The Global Aquaculture Alliance (GAA), founded in 1997, developed and maintains the Best Aquaculture Practices certification standards. BAP encourages the use of responsible aquaculture practices, meaning it’s another fish farm certification, this time for hatcheries, farms, processing facilities and feed mills.

GAA also works to promote effective, coordinated regulatory and trade policies and the alliance’s overarching mission is to further environmentally responsible aquaculture to meet global food needs. The GAA supports technological research and provides this information to membership and research facilities.

The BAP program is designed to reward farms operating with responsible production systems that are sustainable both in terms of the environment and community needs. For the GAA, responsible aquaculture means operating under numerous guiding principles, including, but not limited to:

  • Using only those sites for aquaculture facilities whose characteristics are compatible with long-term sustainable operation with acceptable ecological effects, particularly avoiding unnecessary destruction of mangroves and other environmentally significant flora and fauna
  • Designing and operating aquaculture facilities in a manner that conserves water resources, including underground sources of fresh water and in a manner that minimizes the effects of effluents on surface and ground water quality and sustains ecological diversity
  • Taking all reasonable measures necessary to avoid disease outbreaks among culture species, between local farm sites and across geographic areas

BAP standards address environmental and social responsibility, animal welfare, food safety and traceability. This is a voluntary certification program for aquaculture facilities and outlines standards for each facility type. The GAA recently introduced new multi-species farm standards for finfish and crustacean production, opening up the program to a number of new species. Similarly, seafood processing plants can now be certified to a broader range of species.

BAP operates with a star system, with each star representing a part of the aquaculture production chain. The BAP 4-Star certification is the highest level and covers processing plants, farms, feed mills, and hatcheries, meaning that the product was BAP-certified through the entire process.


One other seafood certification is also worth noting. GLOBAL G.A.P. is an organization offering an Integrated Farm Assurance (IFA) standard for aquaculture. This standard aims to bring farmers and retailers together to produce and market safe food, protect scarce resources, and build a sustainable future. The IFA’s focus is mostly on food safety, but there is also an element of environmental sustainability as well as animal heath and welfare and workers’ safety, health, and welfare.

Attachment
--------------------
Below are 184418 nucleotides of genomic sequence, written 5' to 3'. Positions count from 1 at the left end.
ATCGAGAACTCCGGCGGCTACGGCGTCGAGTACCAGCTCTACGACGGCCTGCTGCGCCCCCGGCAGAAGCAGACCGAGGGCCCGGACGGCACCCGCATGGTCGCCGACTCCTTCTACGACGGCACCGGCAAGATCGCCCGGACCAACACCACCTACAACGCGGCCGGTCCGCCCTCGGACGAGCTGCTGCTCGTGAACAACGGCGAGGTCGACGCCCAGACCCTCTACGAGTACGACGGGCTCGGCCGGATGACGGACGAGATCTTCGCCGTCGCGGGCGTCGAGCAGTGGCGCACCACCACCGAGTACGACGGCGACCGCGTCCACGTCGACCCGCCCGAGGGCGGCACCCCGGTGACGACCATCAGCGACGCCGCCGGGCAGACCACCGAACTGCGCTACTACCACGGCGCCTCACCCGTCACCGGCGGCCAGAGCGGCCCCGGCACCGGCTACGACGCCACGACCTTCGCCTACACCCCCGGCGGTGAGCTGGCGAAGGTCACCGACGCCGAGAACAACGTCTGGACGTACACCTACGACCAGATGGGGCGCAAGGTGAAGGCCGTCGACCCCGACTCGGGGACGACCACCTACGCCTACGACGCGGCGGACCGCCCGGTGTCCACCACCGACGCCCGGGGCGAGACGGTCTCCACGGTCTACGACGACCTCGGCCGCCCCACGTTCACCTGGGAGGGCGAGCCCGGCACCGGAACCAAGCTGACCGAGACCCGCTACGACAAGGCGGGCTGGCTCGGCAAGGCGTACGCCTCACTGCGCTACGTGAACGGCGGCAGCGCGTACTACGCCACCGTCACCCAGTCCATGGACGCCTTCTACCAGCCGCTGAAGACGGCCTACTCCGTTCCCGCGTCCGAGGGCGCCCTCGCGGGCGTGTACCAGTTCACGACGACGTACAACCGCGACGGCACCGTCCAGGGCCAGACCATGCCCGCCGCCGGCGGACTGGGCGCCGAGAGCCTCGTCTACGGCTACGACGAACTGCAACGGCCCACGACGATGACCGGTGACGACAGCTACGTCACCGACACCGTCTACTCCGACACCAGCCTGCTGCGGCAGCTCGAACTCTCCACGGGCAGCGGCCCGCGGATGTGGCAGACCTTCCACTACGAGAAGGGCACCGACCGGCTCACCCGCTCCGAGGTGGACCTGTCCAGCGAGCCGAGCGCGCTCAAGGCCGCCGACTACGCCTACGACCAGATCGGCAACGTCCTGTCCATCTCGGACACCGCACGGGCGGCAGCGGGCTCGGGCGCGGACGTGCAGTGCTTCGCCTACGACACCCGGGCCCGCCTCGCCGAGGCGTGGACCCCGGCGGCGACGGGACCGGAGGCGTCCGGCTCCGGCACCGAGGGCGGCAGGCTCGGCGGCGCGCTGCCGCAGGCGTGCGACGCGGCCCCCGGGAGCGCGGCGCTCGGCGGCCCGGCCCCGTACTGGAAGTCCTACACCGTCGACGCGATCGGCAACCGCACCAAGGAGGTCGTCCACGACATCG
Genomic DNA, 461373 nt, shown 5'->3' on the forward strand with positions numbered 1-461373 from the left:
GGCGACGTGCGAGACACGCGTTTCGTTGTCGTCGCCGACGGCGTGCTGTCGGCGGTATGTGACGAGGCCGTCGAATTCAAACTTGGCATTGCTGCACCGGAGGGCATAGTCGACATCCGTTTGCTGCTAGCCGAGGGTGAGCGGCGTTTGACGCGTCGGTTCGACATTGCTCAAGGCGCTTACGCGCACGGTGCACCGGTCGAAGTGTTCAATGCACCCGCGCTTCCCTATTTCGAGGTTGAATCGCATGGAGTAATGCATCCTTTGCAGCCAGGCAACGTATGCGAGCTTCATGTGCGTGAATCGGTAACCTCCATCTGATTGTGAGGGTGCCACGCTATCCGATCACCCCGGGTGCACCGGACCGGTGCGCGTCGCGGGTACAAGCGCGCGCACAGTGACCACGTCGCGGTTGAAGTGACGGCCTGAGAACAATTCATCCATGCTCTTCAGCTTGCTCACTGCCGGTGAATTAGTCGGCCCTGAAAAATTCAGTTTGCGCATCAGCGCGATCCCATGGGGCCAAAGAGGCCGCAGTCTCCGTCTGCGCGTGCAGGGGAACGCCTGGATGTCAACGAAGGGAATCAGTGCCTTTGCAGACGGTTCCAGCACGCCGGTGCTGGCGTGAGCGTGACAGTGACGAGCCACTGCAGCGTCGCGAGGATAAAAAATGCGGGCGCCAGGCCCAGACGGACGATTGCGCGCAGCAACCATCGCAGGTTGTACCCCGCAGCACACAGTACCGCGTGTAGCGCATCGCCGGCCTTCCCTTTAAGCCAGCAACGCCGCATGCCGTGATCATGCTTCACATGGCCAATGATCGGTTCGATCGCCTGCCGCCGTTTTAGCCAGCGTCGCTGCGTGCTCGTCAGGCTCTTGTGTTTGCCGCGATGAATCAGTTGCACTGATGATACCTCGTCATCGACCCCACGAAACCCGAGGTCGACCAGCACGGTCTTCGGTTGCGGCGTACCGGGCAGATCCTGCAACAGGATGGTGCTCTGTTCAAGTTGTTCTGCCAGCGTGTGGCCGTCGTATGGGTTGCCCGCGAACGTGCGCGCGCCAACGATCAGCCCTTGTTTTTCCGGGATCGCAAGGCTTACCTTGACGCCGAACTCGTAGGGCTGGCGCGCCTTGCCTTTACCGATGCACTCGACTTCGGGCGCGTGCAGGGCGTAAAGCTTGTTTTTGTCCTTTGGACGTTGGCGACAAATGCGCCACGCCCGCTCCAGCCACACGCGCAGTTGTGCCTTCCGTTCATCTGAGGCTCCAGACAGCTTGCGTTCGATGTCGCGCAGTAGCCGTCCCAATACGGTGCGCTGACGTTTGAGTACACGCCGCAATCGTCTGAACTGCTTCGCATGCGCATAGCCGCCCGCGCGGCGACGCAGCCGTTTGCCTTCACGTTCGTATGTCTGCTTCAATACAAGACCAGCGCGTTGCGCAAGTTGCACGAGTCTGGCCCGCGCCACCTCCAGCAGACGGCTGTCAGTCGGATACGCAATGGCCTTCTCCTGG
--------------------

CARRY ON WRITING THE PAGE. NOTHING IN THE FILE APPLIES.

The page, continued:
The IFA applies to a diversity of fish, crustaceans, and molluscs, and all hatchery-based farmed species, as well as seedlings in the planktonic phase. It covers the entire production chain, from broodstock, seedlings and feed suppliers to farming, harvesting, and processing.

GLOBAL G.A.P. also has a Chain of Custody standard that gives fish farmers a documented way to demonstrate transparency and integrity throughout their supply chain and production process. The IFA is the only aquaculture farming standard recognized by the Global Food Safety Initiative (GFSI) for scope A2 farming of Fish.

The standard has also been benchmarked against the Global Sustainable Seafood Initiative’s Global Benchmark Tool Version 1 and is recognized by the GSSI Steering Board.

Final Thoughts on Seafood Certifications

MSC is by far the best seafood certification available as it covers wild caught seafood that is more likely to be eco-friendly and sustainable. MSC also operate the Chain of Custody certification program that other certifications such as ASC rely on for completion of their own certification process.

For farmed seafood, the ASC and BAP are the most common and are both robust and reliable. The GLOBAL G.A.P. IFA is less common currently but is also robust and operates with its own Chain of Custody standard which may, in time, make it more popular with companies looking for a more streamlined way to achieve certification.

BAP does not use the MSC Chain of Custody standard, which may also make it more attractive to some companies looking for a more streamlined, simpler certification process. For consumers, the overlapping ASC and MSC CoC offers extra assurance, so, given the choice (and if I weren’t vegan!), I’d err towards seafood certified by ASC.

Finally, if your main focus is the safety of your seafood and want to ensure full traceability, safe handling, and testing for food-borne pathogens or high levels of methylmercury and other potential contaminants, the Hazard Analysis and Critical Control Point (HACCP) certification is just the ticket. The HACCP conducts seafood product testing for full FDA compliance and a range of microbiological and chemical tests, including for salmonella, histamine, and methylmercury, antibiotic residues, and other hazardous chemicals that can accumulate in or contaminate fish and other seafood.